Book Review – The Passing Playbook by Isaac Fitzsimons

Title: The Passing Playbook

Author: Isaac Fitzsimons

Publisher: Dial

Publication date: June 1st, 2021

304 pages

4/5 stars

Goodreads Synopsis

Fifteen-year-old Spencer Harris is a proud nerd, an awesome big brother and a Messi-in-training. He’s also transgender. After transitioning at his old school leads to a year of bullying, Spencer gets a fresh start at Oakley, the most liberal private school in Ohio.

At Oakley, Spencer seems to have it all: more accepting classmates, a decent shot at a starting position on the boy’s soccer team, great new friends, and maybe even something more than friendship with one of his teammates. The problem is, no one at Oakley knows Spencer is trans – he’s passing.

So when a discriminatory law forces Spencer’s coach to bench him after he discovers the ‘F’ on Spencer’s birth certificate, Spencer has to make a choice: cheer his team on from the sidelines or publicly fight for his right to play, even if it means coming out to everyone – including the guy he’s falling for.


“First rule of passing…Don’t be different.”

Isaac Fitzsimons, The Passing Playbook

Meet Spencer, a transgender high schooler in Ohio who just transferred to the most liberal private school in the state in order to have a fresh start. Spencer tries really hard to pass to avoid the scrutiny and bullying he experienced at his last school. But he joins the boy’s soccer team and there’s a law that say Spencer can’t play due to being assigned female at birth. Also, he’s falling for Justice – a teammate and the pastor’s son. He may be gay but he’s so far in the closet he’s in Narnia due to his parent’s strict religiosity. Can these two find a way together?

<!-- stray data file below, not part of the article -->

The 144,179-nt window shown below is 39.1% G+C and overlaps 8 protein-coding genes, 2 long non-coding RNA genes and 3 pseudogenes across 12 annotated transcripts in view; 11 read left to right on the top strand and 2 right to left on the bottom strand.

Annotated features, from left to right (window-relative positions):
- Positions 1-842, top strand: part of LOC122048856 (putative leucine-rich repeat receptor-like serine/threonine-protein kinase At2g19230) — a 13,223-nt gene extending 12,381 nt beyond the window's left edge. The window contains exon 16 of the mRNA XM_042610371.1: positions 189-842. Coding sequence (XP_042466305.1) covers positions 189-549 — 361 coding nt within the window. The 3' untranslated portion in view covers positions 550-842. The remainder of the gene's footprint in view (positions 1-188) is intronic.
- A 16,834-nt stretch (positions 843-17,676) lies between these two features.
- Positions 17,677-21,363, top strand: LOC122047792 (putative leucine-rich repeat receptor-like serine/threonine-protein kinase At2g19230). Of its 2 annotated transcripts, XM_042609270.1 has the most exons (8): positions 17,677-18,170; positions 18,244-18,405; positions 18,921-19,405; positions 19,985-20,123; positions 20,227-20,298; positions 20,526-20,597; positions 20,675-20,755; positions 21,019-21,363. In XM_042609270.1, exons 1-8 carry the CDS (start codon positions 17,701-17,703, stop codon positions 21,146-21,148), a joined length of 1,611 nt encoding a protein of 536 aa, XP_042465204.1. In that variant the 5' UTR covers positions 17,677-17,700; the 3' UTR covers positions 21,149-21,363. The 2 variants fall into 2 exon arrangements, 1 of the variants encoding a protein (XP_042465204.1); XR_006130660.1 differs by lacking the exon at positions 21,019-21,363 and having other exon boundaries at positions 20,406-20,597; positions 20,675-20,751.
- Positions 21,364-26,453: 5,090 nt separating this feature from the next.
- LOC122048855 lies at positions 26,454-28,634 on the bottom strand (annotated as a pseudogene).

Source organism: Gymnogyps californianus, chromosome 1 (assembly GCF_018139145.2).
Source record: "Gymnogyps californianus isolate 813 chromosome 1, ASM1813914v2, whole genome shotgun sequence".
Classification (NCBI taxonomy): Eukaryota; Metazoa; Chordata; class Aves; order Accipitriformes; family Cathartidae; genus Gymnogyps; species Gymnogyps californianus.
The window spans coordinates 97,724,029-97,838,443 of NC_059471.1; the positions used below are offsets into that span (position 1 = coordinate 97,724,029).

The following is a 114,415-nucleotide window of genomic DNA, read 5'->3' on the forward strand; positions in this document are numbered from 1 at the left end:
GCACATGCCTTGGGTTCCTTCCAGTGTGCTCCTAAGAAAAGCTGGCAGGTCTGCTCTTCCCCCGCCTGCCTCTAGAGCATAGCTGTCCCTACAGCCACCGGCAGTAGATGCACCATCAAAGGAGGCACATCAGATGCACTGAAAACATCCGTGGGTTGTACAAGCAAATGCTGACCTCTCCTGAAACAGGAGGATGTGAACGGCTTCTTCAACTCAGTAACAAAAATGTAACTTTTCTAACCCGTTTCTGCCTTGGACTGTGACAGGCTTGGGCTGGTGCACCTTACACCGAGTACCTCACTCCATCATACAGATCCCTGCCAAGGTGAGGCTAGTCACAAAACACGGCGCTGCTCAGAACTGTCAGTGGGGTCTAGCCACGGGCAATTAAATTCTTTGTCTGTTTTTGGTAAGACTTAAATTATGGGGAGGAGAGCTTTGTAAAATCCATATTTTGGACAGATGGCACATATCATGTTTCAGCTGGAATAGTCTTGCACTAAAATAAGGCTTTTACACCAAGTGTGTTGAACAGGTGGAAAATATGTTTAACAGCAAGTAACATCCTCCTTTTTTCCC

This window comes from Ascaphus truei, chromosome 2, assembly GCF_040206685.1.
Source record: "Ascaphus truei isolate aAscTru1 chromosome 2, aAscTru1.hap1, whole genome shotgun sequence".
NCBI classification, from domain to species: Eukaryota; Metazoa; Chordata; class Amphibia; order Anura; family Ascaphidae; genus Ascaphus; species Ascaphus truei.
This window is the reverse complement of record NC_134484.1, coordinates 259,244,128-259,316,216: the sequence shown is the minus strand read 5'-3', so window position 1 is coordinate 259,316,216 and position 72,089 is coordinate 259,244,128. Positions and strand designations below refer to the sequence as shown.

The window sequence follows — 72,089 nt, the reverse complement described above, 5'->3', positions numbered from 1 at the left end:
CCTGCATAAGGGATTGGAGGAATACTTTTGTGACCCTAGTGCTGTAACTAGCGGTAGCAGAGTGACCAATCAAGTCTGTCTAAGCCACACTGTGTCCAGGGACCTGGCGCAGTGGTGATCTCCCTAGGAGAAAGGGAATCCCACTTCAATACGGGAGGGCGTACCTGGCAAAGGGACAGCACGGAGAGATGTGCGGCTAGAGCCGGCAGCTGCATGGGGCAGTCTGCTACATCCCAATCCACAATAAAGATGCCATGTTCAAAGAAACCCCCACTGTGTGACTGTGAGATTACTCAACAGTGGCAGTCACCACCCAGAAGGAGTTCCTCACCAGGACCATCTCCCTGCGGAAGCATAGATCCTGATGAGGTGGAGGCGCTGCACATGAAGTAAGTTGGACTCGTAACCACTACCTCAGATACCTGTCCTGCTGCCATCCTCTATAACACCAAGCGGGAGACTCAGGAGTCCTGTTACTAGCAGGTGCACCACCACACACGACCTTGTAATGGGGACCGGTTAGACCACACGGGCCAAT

My heart broke for Spencer while he was trying to figure out how to be himself during this book. It has to be so hard to be so young and know people hate you just for how you feel about your identity. Spencer goes through more in this book than I have in my whole life simply because I was born in the gendered body that feels correct for me. I admire his passion for soccer and internal growth in the Gay-Straight Alliance club at school. I also adored the friendship he made with a non-binary student and how they helped each other grow. Justice was a good character, but I wasn’t completely enthralled by him as a love interest. I got really put my finger on why, but he didn’t seem to have a strong personality and you just don’t get to know much about him besides his family.

I listened to this one on audio, and I think the narrator did a great job. Definitely recommend for LGBTQ fans.

Happy reading, folks!

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